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Author offers homage to Holden Caulfield with Lowboy

Elizabeth Fox

Issue date: 3/20/09 Section: Focus
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Take Holden Caulfield's trip to New York, with all its scum, skyscrapers, and overwhelming subcultures intact. Add more nuance, throw in a batch of neuroses, and a case of schizophrenia and you've got Will Heller, the groundbreaking protagonist, and his own journey, chronicled in Lowboy, a new novel by John Wray.

Wray steers us in a direction that is both enlightening and harrowing. The story follows a cynical and observant 16-year-old (in homage to J.D. Salinger's finest and most well-known hero) who has been raised to believe his schizophrenia obscures him from the world, in turn making him appear as a grotesque hunchback to the rest of society.

However, in a journey through the New York City subway system, his perception of self is drastically changed: though his erratic mental behavior sometimes renders him the plaything of his neuroses or whims or emotions, he is not like the disheveled outcasts who have drifted the corner of 34th and Seventh. Contrary to his distorted self-perception, he is a socially acceptable human being.

However, his journey is not travelled alone. Heller makes the decision to disappear in the early hours of a cold New York morning...without telling anyone. This is how other characters, including miscellaneous subway dwellers and travelers, a worried mother, a skilled detective, and (surprisingly) a girlfriend, are neatly woven into the story. Their voices carry the novel to a new level and help assure the reader that Will Heller is not meant for a life of constant vagrancy.

Through rhythmic description, structured prose, and a perfect pace, Heller's ups and downs culminate into an account that leaves the reader saddened and emotionally exhausted. It is a novel with Dionysian thematics - it tears the mind and soul apart. However, this is not to say Wray's characters (and their situations) are handled harshly. In fact, they were created with great sensitivity and focus. Most people have no problem talking about schizophrenia and associated disorders from a distant standpoint, but to dig into it so much that the masses are capable of identifying with the happiness and woes of a disturbed protagonist is a gift to both the literary world and society as a whole.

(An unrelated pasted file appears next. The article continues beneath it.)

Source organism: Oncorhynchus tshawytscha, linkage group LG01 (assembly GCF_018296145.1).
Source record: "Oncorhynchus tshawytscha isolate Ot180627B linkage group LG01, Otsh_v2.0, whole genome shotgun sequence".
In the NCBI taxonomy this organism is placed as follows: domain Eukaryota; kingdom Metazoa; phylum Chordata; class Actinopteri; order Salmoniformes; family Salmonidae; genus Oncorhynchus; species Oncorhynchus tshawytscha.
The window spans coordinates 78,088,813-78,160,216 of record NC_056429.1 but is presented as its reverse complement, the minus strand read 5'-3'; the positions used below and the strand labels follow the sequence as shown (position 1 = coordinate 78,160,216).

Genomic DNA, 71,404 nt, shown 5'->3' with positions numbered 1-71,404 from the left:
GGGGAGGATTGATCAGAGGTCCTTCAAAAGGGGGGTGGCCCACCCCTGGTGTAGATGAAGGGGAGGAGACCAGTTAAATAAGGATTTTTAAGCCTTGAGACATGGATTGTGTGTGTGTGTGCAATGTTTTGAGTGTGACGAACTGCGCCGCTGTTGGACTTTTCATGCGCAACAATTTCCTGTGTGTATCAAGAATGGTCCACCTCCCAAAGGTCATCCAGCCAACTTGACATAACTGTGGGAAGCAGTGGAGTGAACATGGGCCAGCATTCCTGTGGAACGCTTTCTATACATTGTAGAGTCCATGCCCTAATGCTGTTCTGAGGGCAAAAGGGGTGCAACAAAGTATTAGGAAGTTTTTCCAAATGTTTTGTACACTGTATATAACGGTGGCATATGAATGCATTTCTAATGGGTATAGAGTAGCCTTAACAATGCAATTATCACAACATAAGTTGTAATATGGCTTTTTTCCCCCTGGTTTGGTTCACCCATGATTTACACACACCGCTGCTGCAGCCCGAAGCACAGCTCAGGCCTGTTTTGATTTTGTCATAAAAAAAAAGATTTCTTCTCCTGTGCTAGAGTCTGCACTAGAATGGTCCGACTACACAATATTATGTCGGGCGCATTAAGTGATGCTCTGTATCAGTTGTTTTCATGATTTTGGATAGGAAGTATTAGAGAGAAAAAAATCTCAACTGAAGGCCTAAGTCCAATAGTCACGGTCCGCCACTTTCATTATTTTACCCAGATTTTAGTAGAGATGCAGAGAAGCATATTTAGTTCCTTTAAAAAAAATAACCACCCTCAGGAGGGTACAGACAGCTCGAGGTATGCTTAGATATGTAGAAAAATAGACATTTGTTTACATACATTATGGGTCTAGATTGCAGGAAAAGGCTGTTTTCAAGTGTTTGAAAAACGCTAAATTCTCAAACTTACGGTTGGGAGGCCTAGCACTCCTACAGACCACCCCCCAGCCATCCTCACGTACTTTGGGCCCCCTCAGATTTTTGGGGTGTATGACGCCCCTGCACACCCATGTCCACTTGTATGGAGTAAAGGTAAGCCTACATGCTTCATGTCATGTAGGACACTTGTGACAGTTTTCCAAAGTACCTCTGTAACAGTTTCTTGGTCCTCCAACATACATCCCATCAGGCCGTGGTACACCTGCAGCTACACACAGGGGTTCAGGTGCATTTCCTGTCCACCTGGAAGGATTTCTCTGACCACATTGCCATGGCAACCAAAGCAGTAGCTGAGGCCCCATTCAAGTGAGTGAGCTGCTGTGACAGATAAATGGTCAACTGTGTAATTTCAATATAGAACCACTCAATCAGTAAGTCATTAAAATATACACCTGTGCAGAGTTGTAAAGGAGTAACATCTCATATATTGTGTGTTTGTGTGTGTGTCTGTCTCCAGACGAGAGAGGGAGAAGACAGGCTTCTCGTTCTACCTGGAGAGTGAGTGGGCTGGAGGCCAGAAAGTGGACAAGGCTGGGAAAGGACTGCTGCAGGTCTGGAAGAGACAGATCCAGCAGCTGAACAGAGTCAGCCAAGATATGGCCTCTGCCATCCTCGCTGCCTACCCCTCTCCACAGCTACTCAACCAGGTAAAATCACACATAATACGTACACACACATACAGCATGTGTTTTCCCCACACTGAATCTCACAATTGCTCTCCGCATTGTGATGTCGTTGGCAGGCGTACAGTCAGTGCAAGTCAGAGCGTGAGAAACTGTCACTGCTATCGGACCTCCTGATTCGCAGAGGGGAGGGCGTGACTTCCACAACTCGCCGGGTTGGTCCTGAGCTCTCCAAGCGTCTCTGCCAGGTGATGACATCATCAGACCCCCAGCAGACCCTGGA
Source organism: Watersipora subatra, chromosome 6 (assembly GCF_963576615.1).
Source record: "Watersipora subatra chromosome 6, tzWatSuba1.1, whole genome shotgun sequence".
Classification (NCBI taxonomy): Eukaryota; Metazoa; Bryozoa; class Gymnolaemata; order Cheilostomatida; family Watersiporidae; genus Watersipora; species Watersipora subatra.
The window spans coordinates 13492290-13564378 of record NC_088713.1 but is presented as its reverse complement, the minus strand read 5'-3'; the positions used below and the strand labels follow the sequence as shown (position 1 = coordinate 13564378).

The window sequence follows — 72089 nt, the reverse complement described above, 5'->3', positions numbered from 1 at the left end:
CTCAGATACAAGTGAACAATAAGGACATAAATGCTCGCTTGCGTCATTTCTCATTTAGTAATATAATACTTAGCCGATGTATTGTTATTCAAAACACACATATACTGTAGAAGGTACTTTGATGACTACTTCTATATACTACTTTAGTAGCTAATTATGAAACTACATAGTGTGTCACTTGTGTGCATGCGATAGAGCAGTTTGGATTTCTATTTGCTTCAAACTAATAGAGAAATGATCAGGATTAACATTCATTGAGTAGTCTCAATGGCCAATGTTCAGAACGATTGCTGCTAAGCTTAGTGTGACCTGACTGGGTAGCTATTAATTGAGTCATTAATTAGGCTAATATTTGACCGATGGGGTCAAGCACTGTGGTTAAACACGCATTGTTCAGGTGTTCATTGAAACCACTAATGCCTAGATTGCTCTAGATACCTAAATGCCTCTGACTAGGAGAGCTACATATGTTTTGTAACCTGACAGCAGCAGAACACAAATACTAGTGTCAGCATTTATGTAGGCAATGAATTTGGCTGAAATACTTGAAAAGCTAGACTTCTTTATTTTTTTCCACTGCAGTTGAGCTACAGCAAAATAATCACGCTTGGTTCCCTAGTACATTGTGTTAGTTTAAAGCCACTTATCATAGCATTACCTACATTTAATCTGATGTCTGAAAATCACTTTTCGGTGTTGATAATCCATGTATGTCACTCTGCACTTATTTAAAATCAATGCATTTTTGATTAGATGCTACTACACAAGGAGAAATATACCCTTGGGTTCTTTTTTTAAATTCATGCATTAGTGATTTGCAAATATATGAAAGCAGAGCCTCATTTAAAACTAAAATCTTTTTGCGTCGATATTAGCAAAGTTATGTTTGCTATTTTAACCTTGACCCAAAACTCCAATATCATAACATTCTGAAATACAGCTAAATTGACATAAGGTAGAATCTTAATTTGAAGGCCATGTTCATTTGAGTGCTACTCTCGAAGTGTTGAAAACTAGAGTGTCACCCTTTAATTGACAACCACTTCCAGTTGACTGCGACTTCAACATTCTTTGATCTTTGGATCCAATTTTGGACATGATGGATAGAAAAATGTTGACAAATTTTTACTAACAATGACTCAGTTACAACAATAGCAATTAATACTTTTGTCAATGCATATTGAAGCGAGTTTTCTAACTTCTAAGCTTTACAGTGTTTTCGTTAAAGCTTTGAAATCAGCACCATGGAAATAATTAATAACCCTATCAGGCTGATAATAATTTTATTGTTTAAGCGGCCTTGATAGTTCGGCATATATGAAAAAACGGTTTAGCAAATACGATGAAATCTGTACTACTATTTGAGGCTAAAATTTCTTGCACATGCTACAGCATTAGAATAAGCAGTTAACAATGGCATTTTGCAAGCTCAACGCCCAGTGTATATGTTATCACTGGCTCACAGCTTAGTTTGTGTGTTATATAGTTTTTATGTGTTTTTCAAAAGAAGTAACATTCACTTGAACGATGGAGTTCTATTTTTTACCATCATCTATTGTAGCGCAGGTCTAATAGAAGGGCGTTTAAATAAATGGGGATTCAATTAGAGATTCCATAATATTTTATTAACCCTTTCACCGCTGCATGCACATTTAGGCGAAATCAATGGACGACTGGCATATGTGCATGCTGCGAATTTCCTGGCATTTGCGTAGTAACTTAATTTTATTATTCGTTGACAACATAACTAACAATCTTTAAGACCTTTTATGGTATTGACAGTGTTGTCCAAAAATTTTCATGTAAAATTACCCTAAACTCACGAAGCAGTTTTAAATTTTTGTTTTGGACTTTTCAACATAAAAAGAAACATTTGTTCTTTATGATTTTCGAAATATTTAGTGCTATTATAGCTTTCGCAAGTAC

Because the book is such a hard pill to swallow, Lowboy should not be cited as an easy, fresh read. In those 272 pages, an appalling struggle is chronicled. Though it is Wray's third critically-acclaimed novel, it is not the sort that will raise literary standards, and it won't be hailed as the best novel ever written (not even as a modern classic), but it definitely displays a critical sense of character and how important a role voice plays in painting an avant-garde portrait of the subconscious.
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In This Issue


  • Alum shares experience as legal clerk for Supreme Court Justice
  • Forgotten legends: the blockade of Euclid Avenue
  • Hudson Relays
  • Planning ahead with life insurance
  • Second annual Relay For Life raises over $88,000
  • Showing off: Research ShowCASE provides opportunity to present latest research
  • Source of success: fifth annual SOURCE Symposium celebrates students' research

The Buzz

  • The Buzz

USG Briefs

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Worst Case Scenario

  • Worst Case Scenario: 2009-10 preview


  • Baseball: Spartans lose to Wooster at Progressive Field
  • Seven-to-five job
  • Softball: Spartan bats silent against Bluffton
  • Spartan Spotlight: Allen Ye
  • Top 10 Spartan sports stories of 2008 - 2009
  • What to watch for this summer

Fun Page

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  • Case Culture: Summer break shouldn't break your back
  • Editorial: Semester grades
  • Global Scorning: Earth Day: Don't assume it's only about "flower power"
  • Red, White, and Skewed: So many crises, so little time


  • Alternative Press editor offers disappointing analysis of scene culture
  • Case alumnus Girl Talk returns for end-of-year blowout
  • Cleveland Museum of Art hosts unique exhibition of powerful African artwork
  • Juggling Club's end of year spectacular wows audience with skill
  • Sex and Dating: Remembering those who matter
  • Spartans of Style: What not to wear
  • Stand-up comedy show tonight
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